Lucchese Lorenzo Nottolini was, by all accounts, a busy man.
At the same time he was completing his studies in architecture and engineering, he was recruited by one of his teachers to assist in the redesign of probably Lucca’s most famous villa, Villa Reale in Marlia. A great start to any career, it also allowed him to make connections with then-Duchess of Lucca, Elisa Baciocchi, who was Napoleon Bonaparte’s sister.
After subsequent study in Bologna and Florence, sponsored by the Duchess’ husband Duke Felice, the young Nottolini moved to Rome to study fine arts.
His connection with the reigning Duchess’ of Lucca continued when, after the fall of Napoleon, the new Duchess, Maria Louisa of Bourbon (or Spain) hired him not just to design and construct an aqueduct to supply water to the city – but also as Royal Architect (under the Kingdom of Etruria, which included Lucca), which meant he was also responsible for a host of other projects in the city too.
This aqueduct, and his urban renewal project in the Piazza dell’Anfiteatro in Lucca, are probably his most famous achievements, though it is the aqueduct that is most visible to those who don’t know Lucca, as it was broken up in part by Mussolini’s government in the late 1920s in order to build the Autostrada running from Pisa to Florence, which it now straddles, meaning its arches are visible as you drive through.
It is here we set off on our trip along the via degli acquedotti, a path that takes us along the Lucchese aqueduct, over that autostrada, past the the domed temple-shaped cistern at the little village of Guamo to Le Parole d’Oro. The architectural innovation of the young Nottolini is evident in construction of the manufactured waterways that cut gentle curves through the hills between San Quirico and Vorno. It’s a beautiful and unusual match of nature and human creativity.
The uphill sections to Vorno are pretty gentle – anyone with a little walking experience can manage them easily. Between the Parole d’Oro and Vorno itself the waterways give way to forest, then to olive groves and ancient stone houses. It reminds me of a conversation with my father in law. Italians are baffled at the way we knock our houses over every 30 or 40 years in Australia, and how the sale value of a property is based on the land, rather than the house itself. Here, there are laws in town that prevent the use of certain colours of paint. A certain architectural aesthetic must be retained, and the number of new houses built is nearly nil: instead builders are usually constructing delicate renovations of old properties. An Australian friend who purchased an apartment in Lucca a few years ago told me this year that when she got workers in to renovate and repaint, they messaged her one day with a picture of an old fresco they’d uncovered on the wall. Apparently this is a not-uncommon scenario.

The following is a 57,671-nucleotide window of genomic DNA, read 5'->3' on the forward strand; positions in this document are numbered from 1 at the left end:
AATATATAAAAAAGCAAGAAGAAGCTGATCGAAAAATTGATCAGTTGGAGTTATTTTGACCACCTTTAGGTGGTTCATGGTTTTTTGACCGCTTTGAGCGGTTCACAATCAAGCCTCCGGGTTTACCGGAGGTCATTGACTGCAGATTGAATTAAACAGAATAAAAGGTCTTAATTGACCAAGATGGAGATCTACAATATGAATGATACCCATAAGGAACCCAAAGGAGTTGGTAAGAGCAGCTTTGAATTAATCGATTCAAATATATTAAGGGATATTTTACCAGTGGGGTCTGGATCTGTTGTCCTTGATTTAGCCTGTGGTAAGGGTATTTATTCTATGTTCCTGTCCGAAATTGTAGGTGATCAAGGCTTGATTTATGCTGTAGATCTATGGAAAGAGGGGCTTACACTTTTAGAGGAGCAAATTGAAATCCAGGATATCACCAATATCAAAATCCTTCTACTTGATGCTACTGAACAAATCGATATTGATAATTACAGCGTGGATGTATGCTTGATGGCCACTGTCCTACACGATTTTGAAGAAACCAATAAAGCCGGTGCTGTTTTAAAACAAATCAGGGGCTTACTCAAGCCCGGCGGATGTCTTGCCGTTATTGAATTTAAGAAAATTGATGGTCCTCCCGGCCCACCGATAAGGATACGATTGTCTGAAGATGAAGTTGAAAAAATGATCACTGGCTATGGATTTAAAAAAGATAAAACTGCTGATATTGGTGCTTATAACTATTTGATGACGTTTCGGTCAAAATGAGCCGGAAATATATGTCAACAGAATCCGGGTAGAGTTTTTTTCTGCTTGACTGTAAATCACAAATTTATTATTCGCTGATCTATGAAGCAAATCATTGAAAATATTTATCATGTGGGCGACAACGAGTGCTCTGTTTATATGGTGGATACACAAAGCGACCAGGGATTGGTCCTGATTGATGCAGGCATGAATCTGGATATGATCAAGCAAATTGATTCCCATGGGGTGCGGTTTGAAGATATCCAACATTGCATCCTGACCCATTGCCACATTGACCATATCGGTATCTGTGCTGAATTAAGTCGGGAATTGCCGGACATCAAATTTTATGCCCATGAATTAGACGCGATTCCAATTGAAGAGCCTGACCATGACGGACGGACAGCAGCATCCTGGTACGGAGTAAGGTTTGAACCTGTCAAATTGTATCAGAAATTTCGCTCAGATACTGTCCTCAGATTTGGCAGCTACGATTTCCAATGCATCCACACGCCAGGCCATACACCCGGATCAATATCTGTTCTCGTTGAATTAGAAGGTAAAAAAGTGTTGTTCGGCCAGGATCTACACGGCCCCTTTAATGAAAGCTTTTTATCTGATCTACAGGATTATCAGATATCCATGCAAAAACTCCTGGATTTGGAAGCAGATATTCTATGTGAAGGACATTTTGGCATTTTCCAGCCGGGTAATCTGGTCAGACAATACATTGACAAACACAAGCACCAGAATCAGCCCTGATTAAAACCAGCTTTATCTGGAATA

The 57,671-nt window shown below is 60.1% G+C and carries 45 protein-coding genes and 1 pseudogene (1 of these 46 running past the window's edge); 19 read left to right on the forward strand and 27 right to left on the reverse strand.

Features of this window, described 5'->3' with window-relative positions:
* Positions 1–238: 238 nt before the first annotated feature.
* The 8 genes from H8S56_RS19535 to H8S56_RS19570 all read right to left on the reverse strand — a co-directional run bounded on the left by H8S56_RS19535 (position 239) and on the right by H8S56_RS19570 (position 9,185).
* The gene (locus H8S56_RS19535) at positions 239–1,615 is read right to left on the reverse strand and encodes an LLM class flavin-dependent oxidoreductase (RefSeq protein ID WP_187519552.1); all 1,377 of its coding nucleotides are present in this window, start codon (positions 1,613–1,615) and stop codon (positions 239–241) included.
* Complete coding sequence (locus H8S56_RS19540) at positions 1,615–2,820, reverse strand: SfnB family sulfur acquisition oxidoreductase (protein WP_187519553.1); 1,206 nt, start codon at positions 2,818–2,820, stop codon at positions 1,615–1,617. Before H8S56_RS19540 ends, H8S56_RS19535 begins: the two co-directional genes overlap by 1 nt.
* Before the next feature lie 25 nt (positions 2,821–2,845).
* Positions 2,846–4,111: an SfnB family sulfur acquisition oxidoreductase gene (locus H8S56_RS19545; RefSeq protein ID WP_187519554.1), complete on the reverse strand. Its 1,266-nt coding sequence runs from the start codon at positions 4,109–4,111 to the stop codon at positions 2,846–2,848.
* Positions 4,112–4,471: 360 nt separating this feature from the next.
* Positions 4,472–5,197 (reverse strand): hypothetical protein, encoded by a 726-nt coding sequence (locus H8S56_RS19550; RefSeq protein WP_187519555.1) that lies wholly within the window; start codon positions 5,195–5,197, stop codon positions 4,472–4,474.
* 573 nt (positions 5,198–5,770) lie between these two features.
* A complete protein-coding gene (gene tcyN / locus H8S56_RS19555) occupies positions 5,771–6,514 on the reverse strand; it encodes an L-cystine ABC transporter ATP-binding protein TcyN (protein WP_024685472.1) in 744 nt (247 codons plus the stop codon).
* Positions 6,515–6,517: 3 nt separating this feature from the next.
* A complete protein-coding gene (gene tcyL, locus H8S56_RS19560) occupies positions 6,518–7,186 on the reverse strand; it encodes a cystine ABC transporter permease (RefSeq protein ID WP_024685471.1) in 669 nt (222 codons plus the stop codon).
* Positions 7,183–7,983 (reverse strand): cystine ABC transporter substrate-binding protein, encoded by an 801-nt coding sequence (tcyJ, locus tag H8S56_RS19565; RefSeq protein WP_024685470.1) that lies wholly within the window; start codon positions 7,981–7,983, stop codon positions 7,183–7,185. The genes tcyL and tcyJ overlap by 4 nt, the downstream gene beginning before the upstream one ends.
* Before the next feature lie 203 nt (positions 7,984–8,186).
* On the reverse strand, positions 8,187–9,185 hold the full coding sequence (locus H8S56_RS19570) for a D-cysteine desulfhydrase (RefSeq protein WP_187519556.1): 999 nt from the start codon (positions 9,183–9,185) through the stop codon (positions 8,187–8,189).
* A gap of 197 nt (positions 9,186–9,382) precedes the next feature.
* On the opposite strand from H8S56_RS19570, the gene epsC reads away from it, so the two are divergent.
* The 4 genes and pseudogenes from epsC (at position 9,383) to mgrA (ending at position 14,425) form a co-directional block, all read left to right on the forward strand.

As we wind our way down the road into little Vorno, all the houses are old. The roof tiles ancient. But the sun is shining and spring feels near: the fruit trees are budding and green shoots appearing on the trees. We hit Vorno at exactly midday and the belltower in the centre of town sings a song, alongside chiming to twelve.
Having been told this was a pretty traditional Tuscan village (read: full of pensioners, set in their longstanding daily routines), I was quietly surprised at the warm welcomes we received: eating frittelle di riso, drinking espresso, and from passers-by. There is the opportunity to stay in one of two lovely BNBs here (which I would highly recommend – it’s one very long day of walking otherwise), but we continued on, through the outer parts of Vorno, through a densely forested uphill section of forest until we reached the pass on Monte Pisano.
Soon after, the plain that Pisa itself sits on becomes visible: farming lands, the outskirts of the city – and – signs and sounds of the Medici Aqueduct of Asciano, which will transport us all the way into the historic centre of Pisa. It’s clear even as we begin that the Pisan aqueduct is older – much older! We can hear the water flowing into collection points and through little streams as we wind down the trail: mostly wide paths with a few scrambly forest bits in the mix too: nothing too tricky though.
While Nottolini’s project started in 1823 and was completed 28 years later, it was Cosimo de Medici who started the Pisan scheme to bring water into the city, down from the aptly named Monte Pisano (a penny that only dropped for me as I was watching a plane fly overhead towards the Galileo Galilei International Airport during a snack break on our way down the mountain). Its construction began in 1592. And it’s as you hit the flat on the road into Pisa that the different between the two aqueducts is most noticeable. While the 18th century arches on the Lucchese side are strong and smooth (with that notable interruption created by the autostrada), the Pisan arches are smaller, shorter, more knobbly, crumbly and in places, held up by reinforcements. The final section after passing through Asciano itself, along via dei Condotti, is both a relief, as it’s flat, easy terrain, and also an insight into life on the outskirts of the city famous to most just for its ill-constructed tower. Locals run and walk alongside the arches, while small farms with hand-painted signs selling vegetables dot the side of the road, and retirees sit in their gardens playing card games.
To bookend this walk not just with two famous – and diverse – Tuscan cities but also with the stunning arches that acted as the final conduits for some grand and impressive architecture that provided such an essential and public good, helped me remember that the things we take for granted today were once grand visions and that required innovation and imagination. To walk from Lucca to Pisa is to get a sense of culture, history and proper Italian life all at once.